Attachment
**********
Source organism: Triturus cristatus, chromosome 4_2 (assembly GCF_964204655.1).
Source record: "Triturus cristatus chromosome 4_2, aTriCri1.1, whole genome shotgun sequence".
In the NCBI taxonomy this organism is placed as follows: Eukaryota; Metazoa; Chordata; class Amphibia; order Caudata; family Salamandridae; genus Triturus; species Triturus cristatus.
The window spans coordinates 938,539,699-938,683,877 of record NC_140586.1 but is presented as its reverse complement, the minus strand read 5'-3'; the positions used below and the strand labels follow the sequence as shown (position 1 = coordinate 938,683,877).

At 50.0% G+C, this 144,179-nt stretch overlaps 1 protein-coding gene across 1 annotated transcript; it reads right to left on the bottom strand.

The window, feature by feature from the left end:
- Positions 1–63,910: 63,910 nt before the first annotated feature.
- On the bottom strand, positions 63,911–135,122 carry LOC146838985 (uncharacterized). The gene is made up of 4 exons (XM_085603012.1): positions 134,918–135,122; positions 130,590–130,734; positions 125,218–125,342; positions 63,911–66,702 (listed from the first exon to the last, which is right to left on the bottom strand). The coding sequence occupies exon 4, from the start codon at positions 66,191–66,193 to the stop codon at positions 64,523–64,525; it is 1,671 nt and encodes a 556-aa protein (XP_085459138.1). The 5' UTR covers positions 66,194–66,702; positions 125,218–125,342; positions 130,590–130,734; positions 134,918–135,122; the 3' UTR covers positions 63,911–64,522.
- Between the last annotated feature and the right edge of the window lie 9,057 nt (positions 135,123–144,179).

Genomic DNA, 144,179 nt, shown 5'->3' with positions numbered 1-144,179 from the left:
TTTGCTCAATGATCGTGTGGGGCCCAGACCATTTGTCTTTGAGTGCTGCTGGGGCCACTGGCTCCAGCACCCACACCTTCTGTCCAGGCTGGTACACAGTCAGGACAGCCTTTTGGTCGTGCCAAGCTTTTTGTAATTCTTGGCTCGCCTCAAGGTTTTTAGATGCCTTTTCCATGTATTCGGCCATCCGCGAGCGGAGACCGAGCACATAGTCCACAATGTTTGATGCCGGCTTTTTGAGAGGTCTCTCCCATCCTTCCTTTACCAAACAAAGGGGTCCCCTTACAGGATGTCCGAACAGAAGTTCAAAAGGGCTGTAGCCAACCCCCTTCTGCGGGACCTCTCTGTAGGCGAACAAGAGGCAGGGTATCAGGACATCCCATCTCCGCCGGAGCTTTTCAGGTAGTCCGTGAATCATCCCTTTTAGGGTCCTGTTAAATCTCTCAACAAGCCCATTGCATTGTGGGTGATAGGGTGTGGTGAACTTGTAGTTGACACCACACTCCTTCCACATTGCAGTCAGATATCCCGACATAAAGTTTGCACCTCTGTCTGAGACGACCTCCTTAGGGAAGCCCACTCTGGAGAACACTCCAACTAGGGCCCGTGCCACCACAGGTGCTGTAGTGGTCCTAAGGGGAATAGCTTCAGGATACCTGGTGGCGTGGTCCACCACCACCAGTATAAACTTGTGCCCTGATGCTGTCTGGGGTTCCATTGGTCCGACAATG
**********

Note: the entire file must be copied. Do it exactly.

Source organism: Triturus cristatus, chromosome 4_2 (assembly GCF_964204655.1).
Source record: "Triturus cristatus chromosome 4_2, aTriCri1.1, whole genome shotgun sequence".
In the NCBI taxonomy this organism is placed as follows: Eukaryota; Metazoa; Chordata; class Amphibia; order Caudata; family Salamandridae; genus Triturus; species Triturus cristatus.
The window spans coordinates 938,539,699-938,683,877 of record NC_140586.1 but is presented as its reverse complement, the minus strand read 5'-3'; the positions used below and the strand labels follow the sequence as shown (position 1 = coordinate 938,683,877).

At 50.0% G+C, this 144,179-nt stretch overlaps 1 protein-coding gene across 1 annotated transcript; it reads right to left on the bottom strand.

The window, feature by feature from the left end:
- Positions 1–63,910: 63,910 nt before the first annotated feature.
- On the bottom strand, positions 63,911–135,122 carry LOC146838985 (uncharacterized). The gene is made up of 4 exons (XM_085603012.1): positions 134,918–135,122; positions 130,590–130,734; positions 125,218–125,342; positions 63,911–66,702 (listed from the first exon to the last, which is right to left on the bottom strand). The coding sequence occupies exon 4, from the start codon at positions 66,191–66,193 to the stop codon at positions 64,523–64,525; it is 1,671 nt and encodes a 556-aa protein (XP_085459138.1). The 5' UTR covers positions 66,194–66,702; positions 125,218–125,342; positions 130,590–130,734; positions 134,918–135,122; the 3' UTR covers positions 63,911–64,522.
- Between the last annotated feature and the right edge of the window lie 9,057 nt (positions 135,123–144,179).

Genomic DNA, 144,179 nt, shown 5'->3' with positions numbered 1-144,179 from the left:
TTTGCTCAATGATCGTGTGGGGCCCAGACCATTTGTCTTTGAGTGCTGCTGGGGCCACTGGCTCCAGCACCCACACCTTCTGTCCAGGCTGGTACACAGTCAGGACAGCCTTTTGGTCGTGCCAAGCTTTTTGTAATTCTTGGCTCGCCTCAAGGTTTTTAGATGCCTTTTCCATGTATTCGGCCATCCGCGAGCGGAGACCGAGCACATAGTCCACAATGTTTGATGCCGGCTTTTTGAGAGGTCTCTCCCATCCTTCCTTTACCAAACAAAGGGGTCCCCTTACAGGATGTCCGAACAGAAGTTCAAAAGGGCTGTAGCCAACCCCCTTCTGCGGGACCTCTCTGTAGGCGAACAAGAGGCAGGGTATCAGGACATCCCATCTCCGCCGGAGCTTTTCAGGTAGTCCGTGAATCATCCCTTTTAGGGTCCTGTTAAATCTCTCAACAAGCCCATTGCATTGTGGGTGATAGGGTGTGGTGAACTTGTAGTTGACACCACACTCCTTCCACATTGCAGTCAGATATCCCGACATAAAGTTTGCACCTCTGTCTGAGACGACCTCCTTAGGGAAGCCCACTCTGGAGAACACTCCAACTAGGGCCCGTGCCACCACAGGTGCTGTAGTGGTCCTAAGGGGAATAGCTTCAGGATACCTGGTGGCGTGGTCCACCACCACCAGTATAAACTTGTGCCCTGATGCTGTCTGGGGTTCCATTGGTCCGACAATG